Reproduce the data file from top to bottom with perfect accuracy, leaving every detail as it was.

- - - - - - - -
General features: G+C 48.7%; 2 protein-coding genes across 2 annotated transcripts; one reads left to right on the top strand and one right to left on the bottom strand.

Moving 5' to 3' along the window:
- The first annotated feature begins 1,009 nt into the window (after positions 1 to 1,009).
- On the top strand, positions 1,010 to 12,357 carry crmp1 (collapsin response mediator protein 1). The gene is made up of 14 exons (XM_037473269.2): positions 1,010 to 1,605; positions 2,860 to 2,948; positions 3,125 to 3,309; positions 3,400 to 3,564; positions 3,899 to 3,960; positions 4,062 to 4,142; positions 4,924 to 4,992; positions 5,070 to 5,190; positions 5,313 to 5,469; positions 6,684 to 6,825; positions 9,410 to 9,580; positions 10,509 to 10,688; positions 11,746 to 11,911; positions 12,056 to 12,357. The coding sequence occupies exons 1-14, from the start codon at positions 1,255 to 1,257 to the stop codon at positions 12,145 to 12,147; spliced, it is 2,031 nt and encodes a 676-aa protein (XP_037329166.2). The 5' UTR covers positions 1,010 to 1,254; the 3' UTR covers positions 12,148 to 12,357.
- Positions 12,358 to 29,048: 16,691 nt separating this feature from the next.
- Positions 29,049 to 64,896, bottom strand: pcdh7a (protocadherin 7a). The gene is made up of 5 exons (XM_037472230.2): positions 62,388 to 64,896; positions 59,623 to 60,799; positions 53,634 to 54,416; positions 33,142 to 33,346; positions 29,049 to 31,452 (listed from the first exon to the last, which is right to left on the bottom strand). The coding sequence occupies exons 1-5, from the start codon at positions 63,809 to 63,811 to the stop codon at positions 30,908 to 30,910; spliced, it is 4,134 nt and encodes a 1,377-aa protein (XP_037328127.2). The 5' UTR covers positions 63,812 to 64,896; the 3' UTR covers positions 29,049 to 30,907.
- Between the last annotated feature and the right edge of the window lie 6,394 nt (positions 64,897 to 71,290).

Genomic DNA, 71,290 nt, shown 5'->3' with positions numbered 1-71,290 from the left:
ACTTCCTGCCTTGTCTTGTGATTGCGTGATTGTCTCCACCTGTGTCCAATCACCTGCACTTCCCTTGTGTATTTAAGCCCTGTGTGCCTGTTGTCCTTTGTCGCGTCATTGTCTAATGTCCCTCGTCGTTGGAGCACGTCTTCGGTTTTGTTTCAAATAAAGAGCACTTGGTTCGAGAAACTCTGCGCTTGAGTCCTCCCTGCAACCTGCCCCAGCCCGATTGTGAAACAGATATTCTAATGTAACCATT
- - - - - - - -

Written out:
General features: G+C 48.7%; 2 protein-coding genes across 2 annotated transcripts; one reads left to right on the top strand and one right to left on the bottom strand.

Moving 5' to 3' along the window:
- The first annotated feature begins 1,009 nt into the window (after positions 1 to 1,009).
- On the top strand, positions 1,010 to 12,357 carry crmp1 (collapsin response mediator protein 1). The gene is made up of 14 exons (XM_037473269.2): positions 1,010 to 1,605; positions 2,860 to 2,948; positions 3,125 to 3,309; positions 3,400 to 3,564; positions 3,899 to 3,960; positions 4,062 to 4,142; positions 4,924 to 4,992; positions 5,070 to 5,190; positions 5,313 to 5,469; positions 6,684 to 6,825; positions 9,410 to 9,580; positions 10,509 to 10,688; positions 11,746 to 11,911; positions 12,056 to 12,357. The coding sequence occupies exons 1-14, from the start codon at positions 1,255 to 1,257 to the stop codon at positions 12,145 to 12,147; spliced, it is 2,031 nt and encodes a 676-aa protein (XP_037329166.2). The 5' UTR covers positions 1,010 to 1,254; the 3' UTR covers positions 12,148 to 12,357.
- Positions 12,358 to 29,048: 16,691 nt separating this feature from the next.
- Positions 29,049 to 64,896, bottom strand: pcdh7a (protocadherin 7a). The gene is made up of 5 exons (XM_037472230.2): positions 62,388 to 64,896; positions 59,623 to 60,799; positions 53,634 to 54,416; positions 33,142 to 33,346; positions 29,049 to 31,452 (listed from the first exon to the last, which is right to left on the bottom strand). The coding sequence occupies exons 1-5, from the start codon at positions 63,809 to 63,811 to the stop codon at positions 30,908 to 30,910; spliced, it is 4,134 nt and encodes a 1,377-aa protein (XP_037328127.2). The 5' UTR covers positions 63,812 to 64,896; the 3' UTR covers positions 29,049 to 30,907.
- Between the last annotated feature and the right edge of the window lie 6,394 nt (positions 64,897 to 71,290).

Genomic DNA, 71,290 nt, shown 5'->3' with positions numbered 1-71,290 from the left:
ACTTCCTGCCTTGTCTTGTGATTGCGTGATTGTCTCCACCTGTGTCCAATCACCTGCACTTCCCTTGTGTATTTAAGCCCTGTGTGCCTGTTGTCCTTTGTCGCGTCATTGTCTAATGTCCCTCGTCGTTGGAGCACGTCTTCGGTTTTGTTTCAAATAAAGAGCACTTGGTTCGAGAAACTCTGCGCTTGAGTCCTCCCTGCAACCTGCCCCAGCCCGATTGTGAAACAGATATTCTAATGTAACCATT